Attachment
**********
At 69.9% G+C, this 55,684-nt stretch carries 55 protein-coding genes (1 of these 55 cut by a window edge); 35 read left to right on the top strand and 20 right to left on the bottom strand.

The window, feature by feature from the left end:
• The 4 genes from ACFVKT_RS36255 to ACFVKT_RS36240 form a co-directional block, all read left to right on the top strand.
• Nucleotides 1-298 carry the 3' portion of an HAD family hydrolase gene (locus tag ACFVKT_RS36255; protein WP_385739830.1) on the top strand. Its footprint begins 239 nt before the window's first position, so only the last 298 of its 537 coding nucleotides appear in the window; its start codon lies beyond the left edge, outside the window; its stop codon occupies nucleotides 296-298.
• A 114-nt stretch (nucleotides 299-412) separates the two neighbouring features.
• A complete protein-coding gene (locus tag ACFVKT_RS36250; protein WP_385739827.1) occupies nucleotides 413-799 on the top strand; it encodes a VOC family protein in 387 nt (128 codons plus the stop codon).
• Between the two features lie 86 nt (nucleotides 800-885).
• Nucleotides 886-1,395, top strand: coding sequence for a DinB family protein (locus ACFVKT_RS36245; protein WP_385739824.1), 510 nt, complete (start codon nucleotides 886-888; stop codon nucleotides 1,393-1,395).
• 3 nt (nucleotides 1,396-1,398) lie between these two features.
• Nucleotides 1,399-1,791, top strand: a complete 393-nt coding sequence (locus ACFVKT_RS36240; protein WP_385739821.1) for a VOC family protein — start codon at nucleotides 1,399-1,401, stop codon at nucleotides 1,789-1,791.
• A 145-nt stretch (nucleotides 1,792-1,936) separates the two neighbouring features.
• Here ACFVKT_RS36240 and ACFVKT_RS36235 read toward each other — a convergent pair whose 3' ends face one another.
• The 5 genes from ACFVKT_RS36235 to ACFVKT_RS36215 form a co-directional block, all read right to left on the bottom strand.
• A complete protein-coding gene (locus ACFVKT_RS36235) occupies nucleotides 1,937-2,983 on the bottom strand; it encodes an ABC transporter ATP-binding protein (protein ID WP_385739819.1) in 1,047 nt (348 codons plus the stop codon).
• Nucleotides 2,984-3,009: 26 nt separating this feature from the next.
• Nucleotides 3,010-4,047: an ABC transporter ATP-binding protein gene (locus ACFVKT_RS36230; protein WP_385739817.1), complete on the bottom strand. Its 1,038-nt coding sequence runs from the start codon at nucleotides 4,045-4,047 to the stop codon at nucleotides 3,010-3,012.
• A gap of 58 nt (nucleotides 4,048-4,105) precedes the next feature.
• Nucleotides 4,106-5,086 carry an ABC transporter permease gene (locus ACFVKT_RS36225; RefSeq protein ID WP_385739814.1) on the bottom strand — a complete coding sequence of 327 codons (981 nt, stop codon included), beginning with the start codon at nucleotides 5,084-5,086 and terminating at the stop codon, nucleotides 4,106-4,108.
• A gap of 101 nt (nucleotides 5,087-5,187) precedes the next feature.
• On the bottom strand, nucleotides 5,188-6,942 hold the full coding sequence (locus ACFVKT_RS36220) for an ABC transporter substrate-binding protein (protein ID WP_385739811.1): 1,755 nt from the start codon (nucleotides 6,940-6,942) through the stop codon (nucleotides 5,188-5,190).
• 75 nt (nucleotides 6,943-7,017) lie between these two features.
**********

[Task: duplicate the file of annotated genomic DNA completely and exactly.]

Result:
At 69.9% G+C, this 55,684-nt stretch carries 55 protein-coding genes (1 of these 55 cut by a window edge); 35 read left to right on the top strand and 20 right to left on the bottom strand.

The window, feature by feature from the left end:
• The 4 genes from ACFVKT_RS36255 to ACFVKT_RS36240 form a co-directional block, all read left to right on the top strand.
• Nucleotides 1-298 carry the 3' portion of an HAD family hydrolase gene (locus tag ACFVKT_RS36255; protein WP_385739830.1) on the top strand. Its footprint begins 239 nt before the window's first position, so only the last 298 of its 537 coding nucleotides appear in the window; its start codon lies beyond the left edge, outside the window; its stop codon occupies nucleotides 296-298.
• A 114-nt stretch (nucleotides 299-412) separates the two neighbouring features.
• A complete protein-coding gene (locus tag ACFVKT_RS36250; protein WP_385739827.1) occupies nucleotides 413-799 on the top strand; it encodes a VOC family protein in 387 nt (128 codons plus the stop codon).
• Between the two features lie 86 nt (nucleotides 800-885).
• Nucleotides 886-1,395, top strand: coding sequence for a DinB family protein (locus ACFVKT_RS36245; protein WP_385739824.1), 510 nt, complete (start codon nucleotides 886-888; stop codon nucleotides 1,393-1,395).
• 3 nt (nucleotides 1,396-1,398) lie between these two features.
• Nucleotides 1,399-1,791, top strand: a complete 393-nt coding sequence (locus ACFVKT_RS36240; protein WP_385739821.1) for a VOC family protein — start codon at nucleotides 1,399-1,401, stop codon at nucleotides 1,789-1,791.
• A 145-nt stretch (nucleotides 1,792-1,936) separates the two neighbouring features.
• Here ACFVKT_RS36240 and ACFVKT_RS36235 read toward each other — a convergent pair whose 3' ends face one another.
• The 5 genes from ACFVKT_RS36235 to ACFVKT_RS36215 form a co-directional block, all read right to left on the bottom strand.
• A complete protein-coding gene (locus ACFVKT_RS36235) occupies nucleotides 1,937-2,983 on the bottom strand; it encodes an ABC transporter ATP-binding protein (protein ID WP_385739819.1) in 1,047 nt (348 codons plus the stop codon).
• Nucleotides 2,984-3,009: 26 nt separating this feature from the next.
• Nucleotides 3,010-4,047: an ABC transporter ATP-binding protein gene (locus ACFVKT_RS36230; protein WP_385739817.1), complete on the bottom strand. Its 1,038-nt coding sequence runs from the start codon at nucleotides 4,045-4,047 to the stop codon at nucleotides 3,010-3,012.
• A gap of 58 nt (nucleotides 4,048-4,105) precedes the next feature.
• Nucleotides 4,106-5,086 carry an ABC transporter permease gene (locus ACFVKT_RS36225; RefSeq protein ID WP_385739814.1) on the bottom strand — a complete coding sequence of 327 codons (981 nt, stop codon included), beginning with the start codon at nucleotides 5,084-5,086 and terminating at the stop codon, nucleotides 4,106-4,108.
• A gap of 101 nt (nucleotides 5,087-5,187) precedes the next feature.
• On the bottom strand, nucleotides 5,188-6,942 hold the full coding sequence (locus ACFVKT_RS36220) for an ABC transporter substrate-binding protein (protein ID WP_385739811.1): 1,755 nt from the start codon (nucleotides 6,940-6,942) through the stop codon (nucleotides 5,188-5,190).
• 75 nt (nucleotides 6,943-7,017) lie between these two features.